As you may know, today is the Feast of the Baptism of Jesus. This year we hear Luke’s version of that story (Luke 3:15-17, 21-22). And in a few minutes we will, as part of that story, renew our baptismal vows.
Before we do, however, I want to ask you a few questions about your baptism but it’s probably not the baptism you’re thinking about. I’m not going to ask when you were baptized, where, by whom, or what, if anything, you remember about that day. That would be too easy, an exercise of memory or information gathering. Besides, as important as that day might be it’s only a beginning. It’s not the end or culmination of something.
What I’m really interested in are all the baptisms that have happened since that day, the baptisms of the last few years, and, especially, the baptisms that are happening today. In what ways are they reshaping your life?
I don’t think baptism is ever a one and done kind of thing. I see and experience it as an ongoing process. Baptism doesn’t happen only in the church or only at the font. The waters of baptism are everywhere.
Our marriage and relationships, our parenting, our friendships are all baptismal waters. Our work and vocation are baptismal waters. Our passions, dreams, and creativity are waters of baptism. Our concerns and work for justice and human dignity are baptismal waters. Our pain, brokenness, sorrows, and losses are baptismal waters.
We are always going through the waters of baptism, even, and maybe especially, when it’s an experience we don’t want to experience or a circumstance we don’t want to face. Baptism is ultimately the process of separating our life’s wheat from our life’s chaff, growing up, and becoming more fully and authentically ourselves. It happens through our connection to “the one who is more powerful.”
So here are my baptismal questions:
- Is your life growing, expanding, and engaging ever-larger things? If so, in what ways, and if not, where are you stuck, fearful, or avoiding life?
- Are you incarnating and living the fullest possibility of who you can become or is there an unlived life waiting and wanting to enter the world through you?
- Are you discovering and trusting yourself to be God’s beloved daughter or son with whom God is well pleased? Or are you at odds with yourself, seeking and waiting for another’s permission to live the life you want, feel what you feel, desire what you desire, or become who you want to become?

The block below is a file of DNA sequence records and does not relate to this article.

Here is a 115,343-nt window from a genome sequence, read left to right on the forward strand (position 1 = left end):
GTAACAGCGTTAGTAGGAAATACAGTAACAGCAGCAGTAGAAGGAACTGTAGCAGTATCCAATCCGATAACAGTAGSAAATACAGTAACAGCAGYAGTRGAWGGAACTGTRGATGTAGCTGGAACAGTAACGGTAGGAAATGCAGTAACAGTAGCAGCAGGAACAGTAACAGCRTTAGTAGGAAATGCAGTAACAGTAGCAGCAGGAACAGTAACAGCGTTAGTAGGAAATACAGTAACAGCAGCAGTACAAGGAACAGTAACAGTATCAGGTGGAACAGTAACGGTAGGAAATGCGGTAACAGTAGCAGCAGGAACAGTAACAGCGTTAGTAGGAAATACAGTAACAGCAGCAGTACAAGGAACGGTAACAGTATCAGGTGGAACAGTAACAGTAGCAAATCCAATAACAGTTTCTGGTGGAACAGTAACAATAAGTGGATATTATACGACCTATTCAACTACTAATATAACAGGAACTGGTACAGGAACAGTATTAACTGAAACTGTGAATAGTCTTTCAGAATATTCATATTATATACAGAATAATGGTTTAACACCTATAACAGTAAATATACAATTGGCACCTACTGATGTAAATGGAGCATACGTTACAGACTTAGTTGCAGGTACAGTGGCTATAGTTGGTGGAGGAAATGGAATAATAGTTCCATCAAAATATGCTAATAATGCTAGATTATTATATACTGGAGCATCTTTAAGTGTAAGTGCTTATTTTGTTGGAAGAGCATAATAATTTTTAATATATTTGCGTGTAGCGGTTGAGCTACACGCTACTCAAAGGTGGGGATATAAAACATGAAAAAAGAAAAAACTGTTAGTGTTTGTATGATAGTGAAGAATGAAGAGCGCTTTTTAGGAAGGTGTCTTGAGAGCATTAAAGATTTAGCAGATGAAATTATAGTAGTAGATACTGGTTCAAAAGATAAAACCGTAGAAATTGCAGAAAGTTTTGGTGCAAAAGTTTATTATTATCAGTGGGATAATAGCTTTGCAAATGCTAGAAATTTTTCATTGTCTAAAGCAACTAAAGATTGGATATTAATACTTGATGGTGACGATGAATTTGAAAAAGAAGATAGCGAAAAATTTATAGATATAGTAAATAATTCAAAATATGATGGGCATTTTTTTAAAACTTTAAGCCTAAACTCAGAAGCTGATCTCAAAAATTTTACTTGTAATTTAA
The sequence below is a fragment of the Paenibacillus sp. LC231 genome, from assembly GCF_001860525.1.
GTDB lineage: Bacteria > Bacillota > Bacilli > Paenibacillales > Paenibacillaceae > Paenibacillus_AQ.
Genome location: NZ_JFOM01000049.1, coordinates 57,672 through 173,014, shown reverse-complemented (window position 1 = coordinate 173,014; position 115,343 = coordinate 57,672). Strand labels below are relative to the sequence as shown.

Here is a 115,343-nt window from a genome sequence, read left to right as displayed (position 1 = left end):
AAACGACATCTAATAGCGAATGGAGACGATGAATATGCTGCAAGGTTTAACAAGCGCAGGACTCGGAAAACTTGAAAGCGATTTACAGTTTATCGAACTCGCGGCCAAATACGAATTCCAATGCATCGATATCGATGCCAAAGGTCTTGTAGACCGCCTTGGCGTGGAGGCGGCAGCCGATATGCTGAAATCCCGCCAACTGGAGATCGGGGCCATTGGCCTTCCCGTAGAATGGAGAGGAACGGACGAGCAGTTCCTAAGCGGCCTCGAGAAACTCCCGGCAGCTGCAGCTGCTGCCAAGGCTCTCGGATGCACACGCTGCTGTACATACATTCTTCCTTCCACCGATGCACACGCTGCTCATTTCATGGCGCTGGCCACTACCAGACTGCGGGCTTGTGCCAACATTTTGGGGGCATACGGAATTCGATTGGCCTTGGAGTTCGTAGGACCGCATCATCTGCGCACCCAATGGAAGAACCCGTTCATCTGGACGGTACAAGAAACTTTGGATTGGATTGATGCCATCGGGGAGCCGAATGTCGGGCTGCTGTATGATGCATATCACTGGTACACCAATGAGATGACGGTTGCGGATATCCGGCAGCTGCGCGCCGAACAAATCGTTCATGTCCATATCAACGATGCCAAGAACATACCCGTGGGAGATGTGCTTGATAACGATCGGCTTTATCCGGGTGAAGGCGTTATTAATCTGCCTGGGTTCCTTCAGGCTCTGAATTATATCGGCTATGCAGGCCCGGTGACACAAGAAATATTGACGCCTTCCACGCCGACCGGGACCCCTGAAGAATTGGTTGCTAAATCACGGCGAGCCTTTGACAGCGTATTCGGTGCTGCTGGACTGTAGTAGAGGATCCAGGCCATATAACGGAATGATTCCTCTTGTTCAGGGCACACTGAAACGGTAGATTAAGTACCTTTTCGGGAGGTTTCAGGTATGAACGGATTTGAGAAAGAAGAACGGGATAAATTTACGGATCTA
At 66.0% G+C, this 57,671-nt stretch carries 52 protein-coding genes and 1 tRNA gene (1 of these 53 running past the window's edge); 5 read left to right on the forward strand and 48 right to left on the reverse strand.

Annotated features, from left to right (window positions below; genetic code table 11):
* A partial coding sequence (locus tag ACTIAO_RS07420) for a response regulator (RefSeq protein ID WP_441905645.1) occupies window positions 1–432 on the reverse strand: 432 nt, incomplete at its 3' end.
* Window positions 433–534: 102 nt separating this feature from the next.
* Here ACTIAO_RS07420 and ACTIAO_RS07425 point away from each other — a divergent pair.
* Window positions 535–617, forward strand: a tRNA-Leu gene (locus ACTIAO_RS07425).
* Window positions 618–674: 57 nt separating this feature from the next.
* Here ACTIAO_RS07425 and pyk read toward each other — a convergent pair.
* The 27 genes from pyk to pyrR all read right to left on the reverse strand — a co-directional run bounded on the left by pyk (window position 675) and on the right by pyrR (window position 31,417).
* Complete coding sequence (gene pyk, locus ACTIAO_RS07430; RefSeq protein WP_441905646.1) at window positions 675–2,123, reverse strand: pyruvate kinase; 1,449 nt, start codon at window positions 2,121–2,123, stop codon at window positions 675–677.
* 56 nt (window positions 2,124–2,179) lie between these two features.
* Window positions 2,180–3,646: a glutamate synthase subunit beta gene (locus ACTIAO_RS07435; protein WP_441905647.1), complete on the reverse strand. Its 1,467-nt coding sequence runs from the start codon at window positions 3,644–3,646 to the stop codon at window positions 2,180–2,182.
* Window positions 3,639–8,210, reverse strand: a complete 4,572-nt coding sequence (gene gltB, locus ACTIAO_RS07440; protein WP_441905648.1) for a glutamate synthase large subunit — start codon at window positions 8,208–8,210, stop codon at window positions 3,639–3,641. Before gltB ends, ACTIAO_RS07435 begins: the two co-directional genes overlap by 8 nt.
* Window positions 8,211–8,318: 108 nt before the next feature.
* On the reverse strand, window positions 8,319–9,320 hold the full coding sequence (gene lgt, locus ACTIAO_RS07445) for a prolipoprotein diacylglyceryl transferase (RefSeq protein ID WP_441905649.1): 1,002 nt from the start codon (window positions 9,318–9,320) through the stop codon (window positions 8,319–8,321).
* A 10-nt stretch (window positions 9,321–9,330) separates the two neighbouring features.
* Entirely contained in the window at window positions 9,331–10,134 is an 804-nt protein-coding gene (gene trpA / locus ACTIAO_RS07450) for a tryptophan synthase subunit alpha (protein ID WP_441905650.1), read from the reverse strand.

- Are you showing up to and taking responsibility for your life or are you living a fugitive’s life on the run?
- Are you living your life or someone else’s? Whose voice are you listening to?
- Are you less at odds with yourself today? Or are you still trying to serve, avoid, or fix your past?
- In what ways are you connected to the infinite, something larger and beyond yourself, and in what ways are you disconnected from the infinite?
Those questions are really just ways of looking at the wheat and chaff in each of our lives. Each question asks us to see and separate the wheat and the chaff in our lives. The winnowing fork is as much a part of baptism as is the font. It’s not as if some people are wheat and others are chaff. No, we all have both in our lives. I have wheat in my life and I have chaff in my life, and I suppose you do too.
The separation of wheat and chaff is not a judgment between good and bad. It’s the distinction and discernment between what feeds, nourishes, and grows life and what does not. Wheat is edible and digestible, chaff is not. Wheat nourishes and feeds life, chaff does not.
But here’s the thing; the wheat needs the chaff, until it doesn’t. The chaff is not inherently bad or wrong. It serves a purpose. It’s the outer husk or casing that protects the wheat. Without the chaff the wheat could not survive but at some point the chaff no longer serves a purpose. Instead, it restricts the wheat and gets in the way.
Haven’t you experienced that in your life? Haven’t there been things – patterns, habits, behaviors, attitudes – that at one time in your life served, protected, or nurtured your life but now they only diminish or constrict your life? They don’t offer you anything. They don’t work like they used to.
I remember a gentleman who said his childhood modus operandi was “be good, be quiet, stay out of the way.” As a child that was his chaff, his protective husk, and it worked, but as an adult it is keeping him from eating the bread of life – in his marriage, his parenting, his vocation, his hopes and dreams for who he might become. He needs the winnowing fork of baptism. And that’s probably true for all of us. I suspect we all have some chaff that gets in the way.
What would it be like to entrust your life to the winnowing fork of Jesus? What is the wheat of your life that needs to be gathered? And what is the chaff of your life that needs to burned?